In a constantly changing environment, the greatest asset you can have is versatility. Be a master of none. And be prepared to master something new over and over again.

Click Here To Download John Chow’s New eBook, The Ultimate Online Profit Model!

Thursday, January 18, 2018

A Look Inside The 21 Step System

On this episode of the Dot Com lifestyle, I give you an exclusive look inside my Ultimate Dot Com Lifestyle 21 Step System. This is a step by step system that I created with MOBE to help you make your first $1,250, $3,300, $5,500, and even $10,000 online. In addition to the steps, you’ll also be given a one-on-one coach who will help you get started on the right track.

In addition to the inside look, you’ll get to see Sally’s three guinea pigs and watch me make over $16K before lunch. Enjoy the vlog and remember to subscribe so you don’t miss a single episode.

Click Here To Download John Chow’s New eBook, The Ultimate Online Profit Model!

How Did Google’s Recent Budget Changes Actually Impact Advertisers? [Data]

Last year, every marketer spending budget in AdWords held their breath at the beginning of October. Why?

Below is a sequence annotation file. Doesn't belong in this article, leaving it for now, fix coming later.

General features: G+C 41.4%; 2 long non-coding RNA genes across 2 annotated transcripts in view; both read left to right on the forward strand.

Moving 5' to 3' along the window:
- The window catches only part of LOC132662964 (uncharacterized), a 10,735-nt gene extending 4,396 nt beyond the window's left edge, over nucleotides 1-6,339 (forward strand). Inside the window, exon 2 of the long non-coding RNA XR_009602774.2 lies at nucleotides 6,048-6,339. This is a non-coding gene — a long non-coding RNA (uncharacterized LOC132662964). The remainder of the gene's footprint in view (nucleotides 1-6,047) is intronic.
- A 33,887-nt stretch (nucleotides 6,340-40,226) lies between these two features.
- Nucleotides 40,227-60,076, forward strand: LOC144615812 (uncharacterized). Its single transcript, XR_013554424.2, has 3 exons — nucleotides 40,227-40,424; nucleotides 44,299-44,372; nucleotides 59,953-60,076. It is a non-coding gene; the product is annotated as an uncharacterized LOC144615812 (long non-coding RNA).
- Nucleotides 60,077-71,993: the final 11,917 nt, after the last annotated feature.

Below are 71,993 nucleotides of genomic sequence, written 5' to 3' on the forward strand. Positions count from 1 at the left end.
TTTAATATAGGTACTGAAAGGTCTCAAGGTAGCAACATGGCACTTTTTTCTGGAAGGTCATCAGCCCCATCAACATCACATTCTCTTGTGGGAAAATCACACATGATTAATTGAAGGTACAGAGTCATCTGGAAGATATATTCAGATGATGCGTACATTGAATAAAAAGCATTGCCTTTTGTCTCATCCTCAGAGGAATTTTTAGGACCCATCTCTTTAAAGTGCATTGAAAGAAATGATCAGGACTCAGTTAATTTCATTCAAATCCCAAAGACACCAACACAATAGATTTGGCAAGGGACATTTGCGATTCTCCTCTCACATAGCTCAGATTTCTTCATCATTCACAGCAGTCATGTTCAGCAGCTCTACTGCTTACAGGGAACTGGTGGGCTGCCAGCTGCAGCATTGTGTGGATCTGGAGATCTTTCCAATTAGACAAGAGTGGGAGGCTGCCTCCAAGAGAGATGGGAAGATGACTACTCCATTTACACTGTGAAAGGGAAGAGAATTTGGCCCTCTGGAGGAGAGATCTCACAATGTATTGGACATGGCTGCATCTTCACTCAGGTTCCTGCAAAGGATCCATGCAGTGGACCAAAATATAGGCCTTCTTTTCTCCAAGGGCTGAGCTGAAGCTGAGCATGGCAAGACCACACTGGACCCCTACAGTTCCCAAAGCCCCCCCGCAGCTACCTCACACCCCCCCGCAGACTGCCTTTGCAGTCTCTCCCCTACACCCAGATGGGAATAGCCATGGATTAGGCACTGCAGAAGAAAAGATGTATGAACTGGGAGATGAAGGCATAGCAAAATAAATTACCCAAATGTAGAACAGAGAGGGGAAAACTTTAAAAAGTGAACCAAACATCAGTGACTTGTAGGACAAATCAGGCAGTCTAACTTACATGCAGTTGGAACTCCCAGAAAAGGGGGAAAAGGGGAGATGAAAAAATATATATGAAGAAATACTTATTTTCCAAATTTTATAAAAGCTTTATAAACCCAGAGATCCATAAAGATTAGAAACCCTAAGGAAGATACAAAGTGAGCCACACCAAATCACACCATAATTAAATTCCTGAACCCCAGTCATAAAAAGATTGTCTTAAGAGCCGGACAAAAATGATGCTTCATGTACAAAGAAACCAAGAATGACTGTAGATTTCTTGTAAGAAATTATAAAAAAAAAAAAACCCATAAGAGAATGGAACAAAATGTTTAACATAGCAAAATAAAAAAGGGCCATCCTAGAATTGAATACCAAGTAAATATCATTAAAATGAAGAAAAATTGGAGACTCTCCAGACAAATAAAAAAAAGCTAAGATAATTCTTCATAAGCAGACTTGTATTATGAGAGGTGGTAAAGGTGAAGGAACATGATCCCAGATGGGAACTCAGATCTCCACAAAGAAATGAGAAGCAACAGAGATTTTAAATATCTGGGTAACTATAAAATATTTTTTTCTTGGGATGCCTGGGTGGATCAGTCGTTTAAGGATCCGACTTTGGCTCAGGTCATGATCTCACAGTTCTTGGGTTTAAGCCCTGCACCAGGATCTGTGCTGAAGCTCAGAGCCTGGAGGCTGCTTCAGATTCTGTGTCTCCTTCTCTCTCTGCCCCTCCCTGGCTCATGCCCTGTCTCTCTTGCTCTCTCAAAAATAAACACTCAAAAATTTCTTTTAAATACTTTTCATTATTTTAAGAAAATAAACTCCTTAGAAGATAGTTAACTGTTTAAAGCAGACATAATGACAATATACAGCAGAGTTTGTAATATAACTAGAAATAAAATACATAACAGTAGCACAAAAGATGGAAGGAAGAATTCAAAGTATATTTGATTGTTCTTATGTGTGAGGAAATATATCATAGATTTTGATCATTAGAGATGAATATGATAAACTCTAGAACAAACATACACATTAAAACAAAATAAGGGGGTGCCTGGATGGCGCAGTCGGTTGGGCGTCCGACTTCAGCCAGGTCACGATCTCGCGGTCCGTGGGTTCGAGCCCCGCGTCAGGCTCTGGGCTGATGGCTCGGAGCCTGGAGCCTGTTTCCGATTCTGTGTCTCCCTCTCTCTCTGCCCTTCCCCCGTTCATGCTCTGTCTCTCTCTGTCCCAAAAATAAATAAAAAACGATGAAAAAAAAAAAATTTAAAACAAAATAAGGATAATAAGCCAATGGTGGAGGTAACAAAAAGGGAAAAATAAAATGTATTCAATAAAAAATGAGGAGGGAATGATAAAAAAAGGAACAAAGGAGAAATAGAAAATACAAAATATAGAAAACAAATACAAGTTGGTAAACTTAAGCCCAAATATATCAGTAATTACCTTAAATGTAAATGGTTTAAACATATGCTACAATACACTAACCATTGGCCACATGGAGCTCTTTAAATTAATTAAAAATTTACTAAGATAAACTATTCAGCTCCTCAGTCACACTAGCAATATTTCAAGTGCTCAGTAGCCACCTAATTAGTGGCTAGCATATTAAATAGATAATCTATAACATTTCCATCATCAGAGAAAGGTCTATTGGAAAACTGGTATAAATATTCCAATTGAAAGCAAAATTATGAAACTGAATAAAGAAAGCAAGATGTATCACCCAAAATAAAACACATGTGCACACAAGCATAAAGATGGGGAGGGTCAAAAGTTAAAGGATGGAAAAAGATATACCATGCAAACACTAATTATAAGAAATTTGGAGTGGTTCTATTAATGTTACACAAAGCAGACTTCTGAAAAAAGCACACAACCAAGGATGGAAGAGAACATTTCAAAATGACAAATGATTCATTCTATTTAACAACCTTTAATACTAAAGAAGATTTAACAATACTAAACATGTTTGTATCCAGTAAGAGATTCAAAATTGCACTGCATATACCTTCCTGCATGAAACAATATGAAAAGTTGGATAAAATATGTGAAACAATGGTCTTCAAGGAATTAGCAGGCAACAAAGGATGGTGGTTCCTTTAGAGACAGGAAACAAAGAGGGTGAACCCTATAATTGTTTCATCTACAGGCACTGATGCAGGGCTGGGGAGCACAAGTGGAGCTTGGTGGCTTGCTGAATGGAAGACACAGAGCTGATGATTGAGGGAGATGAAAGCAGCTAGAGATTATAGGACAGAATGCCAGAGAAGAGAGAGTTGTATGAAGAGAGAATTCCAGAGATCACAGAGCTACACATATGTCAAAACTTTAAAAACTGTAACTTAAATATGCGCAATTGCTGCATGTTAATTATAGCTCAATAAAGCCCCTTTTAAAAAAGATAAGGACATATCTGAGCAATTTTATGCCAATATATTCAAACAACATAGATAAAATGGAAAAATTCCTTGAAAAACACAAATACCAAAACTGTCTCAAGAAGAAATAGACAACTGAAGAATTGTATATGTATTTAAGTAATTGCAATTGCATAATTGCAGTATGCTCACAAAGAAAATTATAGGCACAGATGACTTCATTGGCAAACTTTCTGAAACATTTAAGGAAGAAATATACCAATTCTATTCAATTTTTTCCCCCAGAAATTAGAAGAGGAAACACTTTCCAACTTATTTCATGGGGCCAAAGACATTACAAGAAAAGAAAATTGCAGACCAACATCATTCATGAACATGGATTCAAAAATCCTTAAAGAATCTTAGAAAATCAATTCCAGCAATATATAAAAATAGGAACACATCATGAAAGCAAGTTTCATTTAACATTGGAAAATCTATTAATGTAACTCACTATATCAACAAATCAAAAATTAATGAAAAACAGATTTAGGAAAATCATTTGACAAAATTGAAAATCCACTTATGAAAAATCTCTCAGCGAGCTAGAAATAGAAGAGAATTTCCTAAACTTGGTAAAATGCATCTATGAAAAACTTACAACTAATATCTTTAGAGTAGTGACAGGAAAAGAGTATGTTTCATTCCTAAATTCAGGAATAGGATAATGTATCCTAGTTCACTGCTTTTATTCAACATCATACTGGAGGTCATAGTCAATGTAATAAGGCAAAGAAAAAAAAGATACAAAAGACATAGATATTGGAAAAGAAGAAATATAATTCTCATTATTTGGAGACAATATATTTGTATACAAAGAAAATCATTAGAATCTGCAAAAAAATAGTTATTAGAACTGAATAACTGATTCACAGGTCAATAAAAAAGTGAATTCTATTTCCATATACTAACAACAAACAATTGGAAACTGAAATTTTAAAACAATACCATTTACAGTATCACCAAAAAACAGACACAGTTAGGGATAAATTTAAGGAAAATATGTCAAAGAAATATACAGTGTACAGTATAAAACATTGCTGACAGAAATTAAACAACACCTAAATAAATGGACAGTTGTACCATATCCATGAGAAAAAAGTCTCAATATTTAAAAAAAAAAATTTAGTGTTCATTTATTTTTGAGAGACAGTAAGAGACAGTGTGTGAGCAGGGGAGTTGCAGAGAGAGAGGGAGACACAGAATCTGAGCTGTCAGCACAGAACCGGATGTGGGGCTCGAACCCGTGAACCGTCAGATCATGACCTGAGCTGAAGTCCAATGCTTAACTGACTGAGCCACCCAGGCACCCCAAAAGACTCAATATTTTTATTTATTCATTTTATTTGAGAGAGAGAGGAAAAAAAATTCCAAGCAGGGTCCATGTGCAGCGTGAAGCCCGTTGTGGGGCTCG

That’s the day Google decided to drop what, upon first glance, appeared to be a bomb:

“Starting October 4, 2017, campaigns will be able to spend up to twice the average daily budget to help you reach your advertising goals.”

We took a deep dive into our MCC to see exactly how this change played out in Q4. Before we get to that, though, a quick refresher on exactly what changed…

What Changed with Your AdWords Budget (Recap)

Simply put, Google made a big change to what they call “overdelivery.”

Overdelivery is a term that references Google’s ability to exceed your stated daily budget in an effort to put your ads in front of more eyeballs (and, you know, make a little extra bread). The policy has been in place for some time now, though earlier instances only allowed Google to exceed your daily budget by 20%.

The change, which sent many SEMs into a tizzy, allowed the search giant to exceed your budget by 100%, theoretically doubling your ad spend on a daily basis.

adwords change to daily budget

Now, this did not mean that Google was going to put you out of business by doubling your desired budget every day. At all.

It simply meant that, on days where traffic was high, you could see your costs increase up to 100% per campaign. This change, however, is counteracted on slower days, when ad spend can be substantially lower. Google’s goal is to get you to hit your “monthly charge limit,” which it defines as the average number of days in a month—30.4—multiplied by your average daily budget; that's hit, not exceed.  

Some people freaked out. We told you not to panic. Here’s what we’ve seen so far.

Our Findings